Whether your senior loved one should live with you or stay in his or her own home is an emotionally charged decision. But it’s important to understand both the financial and emotional impact, as well as some of the options available to you.
Home Instead Senior Care and Adriane Berg, author of more than 13 books on personal finance and a founder of the National Academy of Elder Law Attorneys, have combined their experience to create the Too Close For Comfort?® calculator. This tool uses 15 questions to walk you through basic budget items, major issues, and some often-overlooked matters that could affect your decision.
Before using this tool, it will be helpful to have the following documents in hand, for both yourself and your senior loved one: bank statements (for payroll deductions and other regular payments); mortgage or renter’s monthly statements; insurance premium policy statements; utility bills; tax records; average credit card or other unsecured debt payments; recurring gifts; Social Security or Canadian Pension Plan (CPP), pension and investment income; estimated out-of-pocket cash expenditures; and any other financial documents that reflect living expenses for your household and that of your senior loved one.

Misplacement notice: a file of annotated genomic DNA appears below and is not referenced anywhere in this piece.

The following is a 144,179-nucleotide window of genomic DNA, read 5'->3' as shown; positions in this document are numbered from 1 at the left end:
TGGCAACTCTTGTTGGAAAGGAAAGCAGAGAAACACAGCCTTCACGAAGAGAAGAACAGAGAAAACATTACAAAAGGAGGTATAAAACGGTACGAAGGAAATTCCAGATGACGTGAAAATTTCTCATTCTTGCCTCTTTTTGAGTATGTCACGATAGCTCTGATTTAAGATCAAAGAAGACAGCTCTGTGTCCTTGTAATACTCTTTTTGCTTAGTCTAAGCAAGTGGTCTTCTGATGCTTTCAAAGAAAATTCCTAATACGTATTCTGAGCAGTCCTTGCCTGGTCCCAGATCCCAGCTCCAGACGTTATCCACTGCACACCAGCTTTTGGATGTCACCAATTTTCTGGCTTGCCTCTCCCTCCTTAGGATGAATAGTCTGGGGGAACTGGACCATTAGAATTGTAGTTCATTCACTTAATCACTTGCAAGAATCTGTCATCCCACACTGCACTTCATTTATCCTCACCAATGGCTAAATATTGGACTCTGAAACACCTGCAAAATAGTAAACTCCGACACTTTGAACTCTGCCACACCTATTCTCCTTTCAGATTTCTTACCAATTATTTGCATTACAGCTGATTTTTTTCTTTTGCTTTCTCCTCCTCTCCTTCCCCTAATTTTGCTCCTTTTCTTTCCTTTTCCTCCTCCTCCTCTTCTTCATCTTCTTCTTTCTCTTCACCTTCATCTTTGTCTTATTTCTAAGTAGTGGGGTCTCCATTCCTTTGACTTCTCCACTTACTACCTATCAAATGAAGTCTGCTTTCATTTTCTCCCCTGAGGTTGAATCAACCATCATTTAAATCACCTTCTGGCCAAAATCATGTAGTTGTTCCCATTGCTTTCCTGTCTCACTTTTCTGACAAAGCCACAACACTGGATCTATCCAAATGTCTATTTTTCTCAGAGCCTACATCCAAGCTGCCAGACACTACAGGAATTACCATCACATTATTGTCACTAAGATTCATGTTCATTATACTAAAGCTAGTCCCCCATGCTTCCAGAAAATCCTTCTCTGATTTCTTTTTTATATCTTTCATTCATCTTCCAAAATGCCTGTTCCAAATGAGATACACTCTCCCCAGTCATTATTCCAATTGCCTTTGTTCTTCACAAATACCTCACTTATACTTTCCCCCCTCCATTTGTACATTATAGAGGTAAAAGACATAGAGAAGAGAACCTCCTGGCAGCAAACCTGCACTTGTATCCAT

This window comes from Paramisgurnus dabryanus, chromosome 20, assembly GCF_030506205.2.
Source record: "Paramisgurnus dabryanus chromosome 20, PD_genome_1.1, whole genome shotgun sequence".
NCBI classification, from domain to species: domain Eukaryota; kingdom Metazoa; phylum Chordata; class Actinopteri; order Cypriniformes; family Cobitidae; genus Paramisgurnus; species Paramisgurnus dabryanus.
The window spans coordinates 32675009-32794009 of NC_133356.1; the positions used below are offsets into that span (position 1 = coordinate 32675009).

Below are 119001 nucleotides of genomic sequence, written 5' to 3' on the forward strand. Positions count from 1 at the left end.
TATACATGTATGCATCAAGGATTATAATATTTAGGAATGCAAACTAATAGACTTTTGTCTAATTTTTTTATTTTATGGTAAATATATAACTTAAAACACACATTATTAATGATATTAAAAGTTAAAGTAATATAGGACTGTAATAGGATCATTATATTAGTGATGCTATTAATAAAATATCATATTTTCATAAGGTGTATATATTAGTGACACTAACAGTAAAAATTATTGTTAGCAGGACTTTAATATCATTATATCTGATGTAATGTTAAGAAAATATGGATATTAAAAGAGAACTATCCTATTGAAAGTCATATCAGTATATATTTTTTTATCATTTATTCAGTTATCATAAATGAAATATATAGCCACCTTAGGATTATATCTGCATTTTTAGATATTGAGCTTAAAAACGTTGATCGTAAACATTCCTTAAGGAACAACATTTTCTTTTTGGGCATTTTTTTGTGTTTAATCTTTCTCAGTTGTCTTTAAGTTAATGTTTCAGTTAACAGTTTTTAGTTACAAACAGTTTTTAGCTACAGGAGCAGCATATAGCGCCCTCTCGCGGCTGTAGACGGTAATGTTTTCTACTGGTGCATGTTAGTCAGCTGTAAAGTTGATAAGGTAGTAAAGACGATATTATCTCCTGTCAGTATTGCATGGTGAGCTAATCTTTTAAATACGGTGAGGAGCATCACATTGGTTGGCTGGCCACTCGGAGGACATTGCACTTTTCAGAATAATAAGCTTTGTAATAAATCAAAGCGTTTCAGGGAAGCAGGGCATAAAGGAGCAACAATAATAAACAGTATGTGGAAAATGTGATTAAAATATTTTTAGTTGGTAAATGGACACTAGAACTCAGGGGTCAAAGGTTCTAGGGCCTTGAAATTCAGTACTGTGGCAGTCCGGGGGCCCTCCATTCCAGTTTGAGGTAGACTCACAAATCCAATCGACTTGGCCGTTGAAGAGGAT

Balancing the financial affairs of a multigenerational household should be approached in much the same way as a college roommate arrangement. That’s the advice of Adriane Berg, author, CEO of the boomer consulting company Generation Bold, and a founder of the National Academy of Elder Law Attorneys. She advises writing two checks to the mortgage company or taking turns paying the mortgage each month. The same is true of paying for living expenses; consider creating a common fund.
Every family needs to decide the care options that work best for them. It’s never to early to start the conversation about long-term care and acknowledging that an aging loved one needs additional support, either physically or with simple tasks of daily living, is a significant step for a family.
Written and Published by: Home Instead Senior Care